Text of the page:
How does joint stress change when braking and when not braking.
Updated: Nov 8, 2019
When the leg reaches ahead of the body and the heel contacts the ground, the energy absorbed by the leg is a result of the combination of the small downward velocity due to gravity and the impact due to the horizontal velocity. To visualize the horizontal motion, it may be helpful to think of the ground moving under the body rather than the body moving forward.
At a 6-minute mile pace the horizontal speed is about 14 ft/sec or 10 miles per hour. The downward velocity is negligible compared to the horizontal velocity. The distance that the body falls in each stride should be minimal. Falling 2 inches takes 0.01 seconds and results in a vertical velocity of -0.32 ft/sec. Falling 3 inches takes 0.016 seconds and results in a vertical velocity of -0.48 ft/sec. If the foot is not moving relative to the body (not rotating forward or backward) when it contacts the ground, then it would absorb part of the energy created by the horizontal velocity of 14 ft./sec. A worse case than this is when the foot is still moving forward when it contacts the ground. In this case, the velocity of the foot relative to the ground is greater than 14 ft./sec creating a greater energy to be absorbed by the leg.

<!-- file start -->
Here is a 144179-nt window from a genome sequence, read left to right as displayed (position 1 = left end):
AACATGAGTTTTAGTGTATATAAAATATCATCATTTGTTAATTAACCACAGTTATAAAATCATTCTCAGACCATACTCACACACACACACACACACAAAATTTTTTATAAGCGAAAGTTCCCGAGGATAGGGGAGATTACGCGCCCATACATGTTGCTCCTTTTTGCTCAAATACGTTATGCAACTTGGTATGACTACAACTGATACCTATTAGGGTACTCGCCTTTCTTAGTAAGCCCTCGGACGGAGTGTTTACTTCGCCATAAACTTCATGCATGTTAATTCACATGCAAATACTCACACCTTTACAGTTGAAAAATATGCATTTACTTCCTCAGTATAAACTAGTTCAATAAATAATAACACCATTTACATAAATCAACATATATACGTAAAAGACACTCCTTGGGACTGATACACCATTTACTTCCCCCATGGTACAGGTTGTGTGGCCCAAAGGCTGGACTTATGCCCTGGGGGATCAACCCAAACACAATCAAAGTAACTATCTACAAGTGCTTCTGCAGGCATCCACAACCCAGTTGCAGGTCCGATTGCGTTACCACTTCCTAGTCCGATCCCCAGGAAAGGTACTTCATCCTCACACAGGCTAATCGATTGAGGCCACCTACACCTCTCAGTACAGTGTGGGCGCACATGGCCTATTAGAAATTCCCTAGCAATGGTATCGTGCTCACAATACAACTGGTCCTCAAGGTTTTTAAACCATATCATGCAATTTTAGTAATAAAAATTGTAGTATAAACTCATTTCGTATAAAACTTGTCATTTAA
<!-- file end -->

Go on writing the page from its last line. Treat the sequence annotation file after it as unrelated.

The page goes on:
The energy due to the horizontal velocity can be eliminated by accelerating the foot backward before contacting the ground. If the foot is moving backwards at the same speed that the ground is moving under the body, then there is no energy from the horizontal velocity to be absorbed by the foot and leg. From a health perspective, this reduces stress on the joints. From a performance perspective, this eliminates braking. When the horizontal velocity is neutralized, the energy that the muscles use will be propelling the body forward rather than slowing it down.